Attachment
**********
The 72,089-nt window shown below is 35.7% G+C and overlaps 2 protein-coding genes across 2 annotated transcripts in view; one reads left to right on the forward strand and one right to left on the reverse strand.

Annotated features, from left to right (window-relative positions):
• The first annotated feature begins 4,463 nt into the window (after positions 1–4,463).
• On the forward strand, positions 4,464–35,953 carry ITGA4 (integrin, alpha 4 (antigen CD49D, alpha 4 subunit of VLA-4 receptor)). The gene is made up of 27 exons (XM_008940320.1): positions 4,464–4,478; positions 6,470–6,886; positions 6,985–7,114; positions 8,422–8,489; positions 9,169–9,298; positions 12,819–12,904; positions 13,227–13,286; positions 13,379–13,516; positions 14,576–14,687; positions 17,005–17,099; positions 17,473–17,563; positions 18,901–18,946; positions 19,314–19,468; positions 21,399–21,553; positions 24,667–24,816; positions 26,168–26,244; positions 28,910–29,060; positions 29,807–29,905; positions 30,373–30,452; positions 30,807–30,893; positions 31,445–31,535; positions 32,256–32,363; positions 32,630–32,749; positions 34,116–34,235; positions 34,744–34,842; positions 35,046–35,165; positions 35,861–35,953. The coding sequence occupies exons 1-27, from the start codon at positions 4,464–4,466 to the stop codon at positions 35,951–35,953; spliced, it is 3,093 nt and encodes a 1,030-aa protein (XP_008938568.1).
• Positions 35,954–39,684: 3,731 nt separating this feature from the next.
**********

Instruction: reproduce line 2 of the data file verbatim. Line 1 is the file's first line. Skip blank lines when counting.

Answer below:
Annotated features, from left to right (window-relative positions):